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203 posts

Master Geek
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# 175210 21-Jun-2015 20:40
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Evening all.

So ive been saving for a house for a while now. Its always been my goal to have my own home.
3 years ago I meet a girl who had already brought a house about 12months earlier. Me, her and her sister all live in the house, and until the start of this year, I only paid the 'rent'.

My partner gave birth 6 months ago and isnt working at the moment (taking a year off - another 6 months)
We looked at getting a 2nd property, we went into the bank that has her mortgage and with my savings and her equity it would be possible (Based on her being back at work)

before this decisions is made, what is the best thing to do with my savings?

her interest rate was fixed at round 5.5% but that is due to come off. (I see mentions of 5% 2 year mortgages at the moment)
My savings is with rabobank, so my current interest rate is 4.05%

My situation is as follows:
$15k in Savings (inc about $2k in managed funds that havnt been in long)
$14k total in kiwisaver

So for the best return for money, what would be my best approach?
My thought is the best return for money would be for me to move my savings onto her mortgage, taking a principle down a chunk - but not actually 'buy' into the house.
We have talked about putting extra money on the mortgage next year (over and above the required) to try and smash it back a bit.

So in my head, im getting 4% interest saving it, but not being charged 5% on the mortgage.
interest Calculators confuse me a bit, I found a compounding calculator that said:
5% per year on $20k = $1128.16 interest
4.05% per year on 20k = $825.21
So that would mean $302.95 extra paid off the mortgage then if i saved for a year and put it on the mortgage.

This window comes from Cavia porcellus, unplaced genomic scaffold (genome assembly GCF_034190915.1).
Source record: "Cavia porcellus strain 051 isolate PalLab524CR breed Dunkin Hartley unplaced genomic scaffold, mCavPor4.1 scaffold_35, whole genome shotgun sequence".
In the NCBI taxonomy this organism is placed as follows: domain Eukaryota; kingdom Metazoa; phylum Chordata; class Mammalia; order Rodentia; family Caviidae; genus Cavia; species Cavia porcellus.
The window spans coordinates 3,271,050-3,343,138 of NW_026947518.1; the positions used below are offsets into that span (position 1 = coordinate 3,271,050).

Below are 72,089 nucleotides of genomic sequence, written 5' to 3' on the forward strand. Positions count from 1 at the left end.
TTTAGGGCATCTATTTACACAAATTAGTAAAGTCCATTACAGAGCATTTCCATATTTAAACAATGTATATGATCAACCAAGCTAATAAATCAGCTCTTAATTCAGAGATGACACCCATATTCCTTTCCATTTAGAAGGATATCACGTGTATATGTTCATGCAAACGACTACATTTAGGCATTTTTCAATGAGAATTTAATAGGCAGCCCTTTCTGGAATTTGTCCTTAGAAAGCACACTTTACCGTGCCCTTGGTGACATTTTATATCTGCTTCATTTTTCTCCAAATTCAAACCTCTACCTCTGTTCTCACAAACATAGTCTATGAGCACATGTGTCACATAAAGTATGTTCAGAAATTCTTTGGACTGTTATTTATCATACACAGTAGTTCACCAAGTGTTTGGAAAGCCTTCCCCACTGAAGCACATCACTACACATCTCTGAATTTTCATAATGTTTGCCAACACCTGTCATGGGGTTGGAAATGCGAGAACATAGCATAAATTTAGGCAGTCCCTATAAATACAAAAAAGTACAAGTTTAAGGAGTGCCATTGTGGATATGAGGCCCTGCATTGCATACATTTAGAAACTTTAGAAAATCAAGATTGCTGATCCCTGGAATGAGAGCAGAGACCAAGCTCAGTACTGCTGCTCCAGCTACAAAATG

However, 's calculator says 4.05% on 20k for a year is only $402 in interest.

Now, for kiwisaver.
Because she already owns the house, we are in a position where i dont actually 'need' to use my kiwisaver to buy into the house.
However if I buy into the house, I can only do that once, so im trying to work out the best time to actually do that.
My thought is that kiwisaver would be best used in a few years.
at the moment there is $14k, so apparently the $1k opening and what the government puts in cant be used. so that means about $10 could be used.
The house is also under the value for our area, so I could get the $3k for first home (I know there was talks of changing this to $5k, not sure if thats gone through though)
Im on 4% kiwisaver, If im putting in $40 per week, my employer is putting in $30per week.
to me, thats a 70% per WEEK interest rate. better return than paying the mortgage.

over the next two year, at $70 per week thats $7280 (excludes govts contributions)
over 4 years that $14560
With the orginal $10,000ish on top of that.
More years, more bonus

Would it be better to wait and use it when its at a higher value, or better to put a chunk on the mortgage earlier and then its done.
Thats how I work it out, buy I could be wrong, so im trying to find out.

Flaws and Notes
1) This doesnt account for any relationship issues that may or maynot happen in the future
2) in resent evaluations (estimates) the house is getting close to the first home buyers limit, meaning at this rate, before a couple of years is up, I might not be elligible for the $3k (or $5k)
3) buying a 2nd house with kiwisaver now could mean capital gains on that property with or without capital gains tax
4) If I do buy in now, if we do decide to get a 2nd house, it would be all equity no savings

anyone got any thoughts, what ive done right or wrong.

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2537 posts

Uber Geek
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  # 1328859 21-Jun-2015 21:33
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Have you verified you actually can withdraw your kiwisaver to 'buy in' to the home? That option may be off the table, depending on how HNZ/IRD view it.

Paying down the mortgage is almost always going to be better value than simply having cash savings at a relatively standard interest rate. It's more about a cashflow question - if you use all the savings, how are you placed to deal with unexpected costs that come up? Car breaks down, $3k to fix, for example.